He came to live with us on Labor Day weekend, when we had invited friends over for a barbecue.
“Guacamole and chips!” the kids replied, when asked what we should serve (aside from J’s grilled burgers which are The Best!). So, guac and chips were added to the list, along with corn on the cob, green salad, baked beans … I don’t really remember, this was months ago, and my brain has made room for other things in the meantime.
This is where Avner comes in, along with two or three friends. I don’t remember their names, frankly, they weren’t that impressive. After we had composted their skins and smashed their flesh into yummy creamy guacamole, the seeds were discarded. Perhaps they’ve sprouted up in the landfill somewhere.
But Avner stayed with us. Being children of the 70s, J and I have fond memories of poking the sides of an avocado seed with toothpicks and suspending over the sides of a glass, the seed partially submerged in water. And waiting. And waiting. And changing the scummy water for fresh water. And waiting some more.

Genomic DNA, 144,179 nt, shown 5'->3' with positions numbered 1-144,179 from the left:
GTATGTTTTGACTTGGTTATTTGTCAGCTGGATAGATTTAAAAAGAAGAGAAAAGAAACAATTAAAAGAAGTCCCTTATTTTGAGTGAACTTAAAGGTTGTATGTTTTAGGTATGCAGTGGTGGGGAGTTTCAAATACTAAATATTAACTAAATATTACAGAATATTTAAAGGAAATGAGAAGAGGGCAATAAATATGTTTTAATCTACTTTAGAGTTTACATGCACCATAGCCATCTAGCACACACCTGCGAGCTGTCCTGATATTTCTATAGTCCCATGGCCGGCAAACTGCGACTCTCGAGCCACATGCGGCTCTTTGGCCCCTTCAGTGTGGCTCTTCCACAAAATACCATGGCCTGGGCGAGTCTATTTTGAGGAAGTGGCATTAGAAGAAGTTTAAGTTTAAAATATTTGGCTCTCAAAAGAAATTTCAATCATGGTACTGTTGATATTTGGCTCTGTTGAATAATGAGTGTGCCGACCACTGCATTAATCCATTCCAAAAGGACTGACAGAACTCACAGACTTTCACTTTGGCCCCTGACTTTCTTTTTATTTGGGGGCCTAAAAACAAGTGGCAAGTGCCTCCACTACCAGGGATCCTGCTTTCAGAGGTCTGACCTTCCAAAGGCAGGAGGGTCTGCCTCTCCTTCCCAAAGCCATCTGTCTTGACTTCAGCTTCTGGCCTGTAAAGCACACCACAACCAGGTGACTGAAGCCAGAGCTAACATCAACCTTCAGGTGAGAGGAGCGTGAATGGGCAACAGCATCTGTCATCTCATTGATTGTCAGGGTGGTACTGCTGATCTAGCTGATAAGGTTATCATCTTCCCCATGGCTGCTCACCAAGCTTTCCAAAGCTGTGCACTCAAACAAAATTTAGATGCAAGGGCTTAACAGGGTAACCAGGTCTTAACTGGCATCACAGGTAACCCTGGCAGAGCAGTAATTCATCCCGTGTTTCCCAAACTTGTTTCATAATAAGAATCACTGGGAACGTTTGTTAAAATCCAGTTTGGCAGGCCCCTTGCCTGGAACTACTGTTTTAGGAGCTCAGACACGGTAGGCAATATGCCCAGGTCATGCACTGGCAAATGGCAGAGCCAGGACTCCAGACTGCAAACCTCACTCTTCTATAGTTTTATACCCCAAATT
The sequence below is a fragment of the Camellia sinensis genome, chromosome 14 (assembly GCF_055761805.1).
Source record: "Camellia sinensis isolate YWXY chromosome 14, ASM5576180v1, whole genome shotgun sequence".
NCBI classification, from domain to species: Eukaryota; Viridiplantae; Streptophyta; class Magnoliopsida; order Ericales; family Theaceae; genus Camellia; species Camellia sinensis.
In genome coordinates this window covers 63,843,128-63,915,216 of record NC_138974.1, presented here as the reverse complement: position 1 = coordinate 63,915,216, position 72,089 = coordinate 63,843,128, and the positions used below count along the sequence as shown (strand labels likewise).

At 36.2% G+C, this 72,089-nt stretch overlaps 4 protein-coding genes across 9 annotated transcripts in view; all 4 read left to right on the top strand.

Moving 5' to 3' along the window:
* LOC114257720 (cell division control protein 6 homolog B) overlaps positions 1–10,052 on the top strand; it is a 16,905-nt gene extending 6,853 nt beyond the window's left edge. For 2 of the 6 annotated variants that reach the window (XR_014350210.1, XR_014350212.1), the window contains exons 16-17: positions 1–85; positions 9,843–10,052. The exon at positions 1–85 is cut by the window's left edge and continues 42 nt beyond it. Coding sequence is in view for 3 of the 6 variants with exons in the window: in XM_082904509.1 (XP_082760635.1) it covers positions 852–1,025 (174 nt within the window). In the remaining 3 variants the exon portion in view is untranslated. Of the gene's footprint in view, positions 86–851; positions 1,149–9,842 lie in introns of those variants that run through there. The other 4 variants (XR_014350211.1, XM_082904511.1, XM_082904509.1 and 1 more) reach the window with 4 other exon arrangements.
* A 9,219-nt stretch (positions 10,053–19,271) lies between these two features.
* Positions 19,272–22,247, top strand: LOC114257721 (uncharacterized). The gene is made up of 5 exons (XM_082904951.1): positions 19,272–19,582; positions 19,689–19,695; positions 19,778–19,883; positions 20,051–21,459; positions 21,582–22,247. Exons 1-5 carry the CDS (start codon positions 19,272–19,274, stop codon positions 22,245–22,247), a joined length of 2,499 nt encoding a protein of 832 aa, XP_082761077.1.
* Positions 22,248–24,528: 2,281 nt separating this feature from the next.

This is the fun we wanted to share with our children – lessons about time passing, and patience, and scummy water. (Can you hear the sarcasm here? I was ready to send Avner to the same landfill that his cousins visited, but J remained firm).
Finally, a root appeared at the bottom of the seed. It grew about 5 inches before we noticed the top of Avner had split as well, and a tiny sprout emerged.
Into the pot he went, and he’s been growing steadily. Up, up, up to about a foot tall, with four tiny leaves; J remembers the plant he grew as a kid being about five feet tall (and fruitless). I expect that he’ll keep growing, and I’ll transplant him outdoors in the spring. (oops, misplaced modifier, that’s he, Avner, not he, J).
Of course, a quick visit to Wikipedia tells me the Avner won’t bear fruit unless we cross-pollinate with another avocado (April? Angelina?), or graft a piece from a fruit-bearing plant. We’ll continue to buy our guacamole fixings from the local grocery store, and enjoy Avner’s greenery when we’re out on the patio this summer.
So tell me, friends in warmer climates, can you grow and harvest avocados in your yards, or is that a myth?